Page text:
Example Question #334 : Phrase, Clause, And Sentence Errors

Replace the underlined portion with the answer choice that results in a sentence that is clear, precise, and meets the requirements of standard written English.

Coming back to the farm, the gruesome scene was seen by everyone in the car.

Possible Answers:

the gruesome scene was seen by everyone in the car.

the gruesome scene saw by everyone in the car.

the gruesome scene was seen by everyone at the car.

the gruesome scene being seen by everyone in the car.

everyone in the car saw the gruesome scene.

Correct answer:

everyone in the car saw the gruesome scene.

Explanation:

The sentence is written with a dangling modifier, which makes the sentence read as though the "gruesome scene" was what was "coming back to the farm." The sentence needs to be restructured to clarify this problem. The only answer choice that does this is "everyone in the car saw the gruesome scene."

Example Question #335 : Phrase, Clause, And Sentence Errors

Replace the underlined portion with the answer choice that results in a sentence that is clear, precise, and meets the requirements of standard written English.

Waiting for the crucial trial to begin, the anxiety Neil felt was almost overwhelming.

Possible Answers:

the anxiety Neil felt was almost overwhelming.

the anxiety being felt by Neil was almost overwhelming.

Neil's anxiety felt almost overwhelming.

Neil felt almost overwhelmed with anxiety.

the anxiety almost overwhelmed Neil.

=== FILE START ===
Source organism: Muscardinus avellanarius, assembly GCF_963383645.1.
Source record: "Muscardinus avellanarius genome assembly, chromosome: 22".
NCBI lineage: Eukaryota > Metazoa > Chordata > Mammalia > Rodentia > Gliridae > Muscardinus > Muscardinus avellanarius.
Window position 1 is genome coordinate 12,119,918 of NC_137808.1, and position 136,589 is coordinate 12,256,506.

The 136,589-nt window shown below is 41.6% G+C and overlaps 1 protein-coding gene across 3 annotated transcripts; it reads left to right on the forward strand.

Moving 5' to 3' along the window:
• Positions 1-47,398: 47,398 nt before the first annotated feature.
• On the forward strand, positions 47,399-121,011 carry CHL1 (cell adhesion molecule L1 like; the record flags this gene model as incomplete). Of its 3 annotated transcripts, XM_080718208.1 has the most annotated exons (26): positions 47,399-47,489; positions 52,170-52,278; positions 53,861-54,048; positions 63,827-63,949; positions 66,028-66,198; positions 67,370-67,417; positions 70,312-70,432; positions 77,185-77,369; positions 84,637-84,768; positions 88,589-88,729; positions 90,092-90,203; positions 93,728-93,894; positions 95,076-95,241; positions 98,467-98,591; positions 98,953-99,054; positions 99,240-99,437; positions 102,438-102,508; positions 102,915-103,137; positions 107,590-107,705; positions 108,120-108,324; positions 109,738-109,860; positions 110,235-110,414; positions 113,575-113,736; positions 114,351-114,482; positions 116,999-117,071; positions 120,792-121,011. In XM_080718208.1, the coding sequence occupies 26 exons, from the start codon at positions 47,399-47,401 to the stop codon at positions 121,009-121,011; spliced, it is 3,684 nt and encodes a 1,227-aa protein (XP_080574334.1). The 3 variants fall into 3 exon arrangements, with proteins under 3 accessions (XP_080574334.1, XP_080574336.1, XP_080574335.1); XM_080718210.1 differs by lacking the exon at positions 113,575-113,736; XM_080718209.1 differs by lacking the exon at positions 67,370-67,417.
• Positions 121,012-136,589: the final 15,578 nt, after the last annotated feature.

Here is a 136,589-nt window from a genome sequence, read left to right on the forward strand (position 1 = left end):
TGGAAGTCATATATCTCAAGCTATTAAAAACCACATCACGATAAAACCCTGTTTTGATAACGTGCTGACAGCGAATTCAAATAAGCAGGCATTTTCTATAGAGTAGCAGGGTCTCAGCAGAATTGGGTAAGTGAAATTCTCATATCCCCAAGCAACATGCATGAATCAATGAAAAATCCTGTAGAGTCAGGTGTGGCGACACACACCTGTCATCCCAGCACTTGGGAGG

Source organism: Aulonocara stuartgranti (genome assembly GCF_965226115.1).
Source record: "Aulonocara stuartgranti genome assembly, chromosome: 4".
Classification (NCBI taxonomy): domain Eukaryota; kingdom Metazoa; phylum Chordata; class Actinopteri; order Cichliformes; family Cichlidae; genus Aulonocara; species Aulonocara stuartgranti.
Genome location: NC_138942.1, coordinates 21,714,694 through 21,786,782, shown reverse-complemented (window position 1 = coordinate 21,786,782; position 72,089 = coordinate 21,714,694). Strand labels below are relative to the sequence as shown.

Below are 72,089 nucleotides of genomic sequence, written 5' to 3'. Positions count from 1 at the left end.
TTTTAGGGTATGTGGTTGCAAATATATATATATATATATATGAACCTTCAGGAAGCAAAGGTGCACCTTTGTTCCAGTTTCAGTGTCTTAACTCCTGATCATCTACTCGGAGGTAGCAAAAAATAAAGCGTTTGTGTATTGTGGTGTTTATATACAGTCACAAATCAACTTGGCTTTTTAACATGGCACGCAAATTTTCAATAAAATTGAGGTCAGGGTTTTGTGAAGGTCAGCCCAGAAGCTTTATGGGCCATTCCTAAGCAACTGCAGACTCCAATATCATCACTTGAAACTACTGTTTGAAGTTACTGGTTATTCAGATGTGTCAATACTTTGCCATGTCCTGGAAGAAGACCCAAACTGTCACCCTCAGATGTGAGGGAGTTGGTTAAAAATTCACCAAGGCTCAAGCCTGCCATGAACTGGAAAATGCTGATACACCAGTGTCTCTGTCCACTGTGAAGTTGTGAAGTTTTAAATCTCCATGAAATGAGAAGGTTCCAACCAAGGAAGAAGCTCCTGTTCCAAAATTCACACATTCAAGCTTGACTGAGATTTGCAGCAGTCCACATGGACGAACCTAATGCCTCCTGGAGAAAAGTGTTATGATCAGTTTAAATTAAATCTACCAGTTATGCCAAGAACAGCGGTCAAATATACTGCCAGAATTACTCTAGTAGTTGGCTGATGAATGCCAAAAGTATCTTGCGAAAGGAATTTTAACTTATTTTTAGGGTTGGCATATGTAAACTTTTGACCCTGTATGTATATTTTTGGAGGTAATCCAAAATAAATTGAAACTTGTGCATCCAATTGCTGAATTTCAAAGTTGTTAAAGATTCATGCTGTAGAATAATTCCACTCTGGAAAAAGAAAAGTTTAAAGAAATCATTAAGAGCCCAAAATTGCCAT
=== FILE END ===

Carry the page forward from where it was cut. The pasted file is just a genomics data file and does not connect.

Correct answer:

Neil felt almost overwhelmed with anxiety.

Explanation:

When a sentence begins with a dangling participle or descriptive phrase, the person or thing described in that phrase (in this case, "Neil") must immediately follow it. Only one answer choice does this correctly. The answer choice that begins "Neil's anxiety" may appear to do so, but it does not, because the possessive "Neil's" is no longer the subject, but is describing the anxiety.

Example Question #336 : Phrase, Clause, And Sentence Errors

Replace the underlined portion with the answer choice that results in a sentence that is clear, precise, and meets the requirements of standard written English.

Coming around the corner, the skyscrapers came clearly into view across the river.

Possible Answers:

Comes around the corner, the skyscrapers came clearly into view across the river.

Coming around the corner, the skyscrapers came clearly into view across the river.

Coming around the corner, the skyscrapers come clearly into view across the river.

Coming around the corner, the people got a view of the skyscrapers across the river.

Coming around the corner, the skyscrapers are viewed clearly across the river.

Correct answer:

Coming around the corner, the people got a view of the skyscrapers across the river.

Explanation:

The sentence as written contains a dangling modifier, as the construction of the sentence implies the skyscrapers are what is "coming around the corner." The word order can be changed to make this much more clear. The correct answer is "Coming around the corner, the people got a view of the skyscrapers across the river."